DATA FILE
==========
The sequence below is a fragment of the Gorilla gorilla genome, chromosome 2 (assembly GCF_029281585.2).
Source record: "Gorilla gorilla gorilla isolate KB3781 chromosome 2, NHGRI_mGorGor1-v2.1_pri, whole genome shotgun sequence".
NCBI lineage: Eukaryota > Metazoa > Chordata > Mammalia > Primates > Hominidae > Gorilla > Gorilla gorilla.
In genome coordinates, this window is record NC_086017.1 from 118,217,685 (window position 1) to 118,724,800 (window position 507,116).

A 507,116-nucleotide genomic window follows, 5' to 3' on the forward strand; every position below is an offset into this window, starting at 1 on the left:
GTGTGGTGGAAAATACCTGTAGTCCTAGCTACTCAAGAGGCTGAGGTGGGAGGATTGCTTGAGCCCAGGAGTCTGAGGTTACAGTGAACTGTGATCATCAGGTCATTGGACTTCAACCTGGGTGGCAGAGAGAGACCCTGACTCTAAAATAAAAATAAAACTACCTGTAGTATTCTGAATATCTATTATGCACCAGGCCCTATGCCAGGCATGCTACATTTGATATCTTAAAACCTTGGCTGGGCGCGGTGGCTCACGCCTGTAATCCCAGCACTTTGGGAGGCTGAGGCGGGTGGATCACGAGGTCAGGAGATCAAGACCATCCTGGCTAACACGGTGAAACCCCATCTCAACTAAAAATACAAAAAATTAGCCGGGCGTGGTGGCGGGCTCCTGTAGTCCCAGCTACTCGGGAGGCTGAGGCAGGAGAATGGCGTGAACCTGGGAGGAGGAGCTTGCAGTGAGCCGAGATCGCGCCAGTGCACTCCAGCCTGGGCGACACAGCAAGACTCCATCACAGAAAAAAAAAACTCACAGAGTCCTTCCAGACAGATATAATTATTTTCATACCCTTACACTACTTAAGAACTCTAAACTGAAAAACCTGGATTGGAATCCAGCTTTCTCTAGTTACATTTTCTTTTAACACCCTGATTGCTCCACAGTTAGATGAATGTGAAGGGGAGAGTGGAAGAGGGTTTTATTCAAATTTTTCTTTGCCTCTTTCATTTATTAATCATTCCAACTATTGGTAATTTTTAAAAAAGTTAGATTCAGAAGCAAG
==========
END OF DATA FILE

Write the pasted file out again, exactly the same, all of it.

The sequence below is a fragment of the Gorilla gorilla genome, chromosome 2 (assembly GCF_029281585.2).
Source record: "Gorilla gorilla gorilla isolate KB3781 chromosome 2, NHGRI_mGorGor1-v2.1_pri, whole genome shotgun sequence".
NCBI lineage: Eukaryota > Metazoa > Chordata > Mammalia > Primates > Hominidae > Gorilla > Gorilla gorilla.
In genome coordinates, this window is record NC_086017.1 from 118,217,685 (window position 1) to 118,724,800 (window position 507,116).

A 507,116-nucleotide genomic window follows, 5' to 3' on the forward strand; every position below is an offset into this window, starting at 1 on the left:
GTGTGGTGGAAAATACCTGTAGTCCTAGCTACTCAAGAGGCTGAGGTGGGAGGATTGCTTGAGCCCAGGAGTCTGAGGTTACAGTGAACTGTGATCATCAGGTCATTGGACTTCAACCTGGGTGGCAGAGAGAGACCCTGACTCTAAAATAAAAATAAAACTACCTGTAGTATTCTGAATATCTATTATGCACCAGGCCCTATGCCAGGCATGCTACATTTGATATCTTAAAACCTTGGCTGGGCGCGGTGGCTCACGCCTGTAATCCCAGCACTTTGGGAGGCTGAGGCGGGTGGATCACGAGGTCAGGAGATCAAGACCATCCTGGCTAACACGGTGAAACCCCATCTCAACTAAAAATACAAAAAATTAGCCGGGCGTGGTGGCGGGCTCCTGTAGTCCCAGCTACTCGGGAGGCTGAGGCAGGAGAATGGCGTGAACCTGGGAGGAGGAGCTTGCAGTGAGCCGAGATCGCGCCAGTGCACTCCAGCCTGGGCGACACAGCAAGACTCCATCACAGAAAAAAAAAACTCACAGAGTCCTTCCAGACAGATATAATTATTTTCATACCCTTACACTACTTAAGAACTCTAAACTGAAAAACCTGGATTGGAATCCAGCTTTCTCTAGTTACATTTTCTTTTAACACCCTGATTGCTCCACAGTTAGATGAATGTGAAGGGGAGAGTGGAAGAGGGTTTTATTCAAATTTTTCTTTGCCTCTTTCATTTATTAATCATTCCAACTATTGGTAATTTTTAAAAAAGTTAGATTCAGAAGCAAG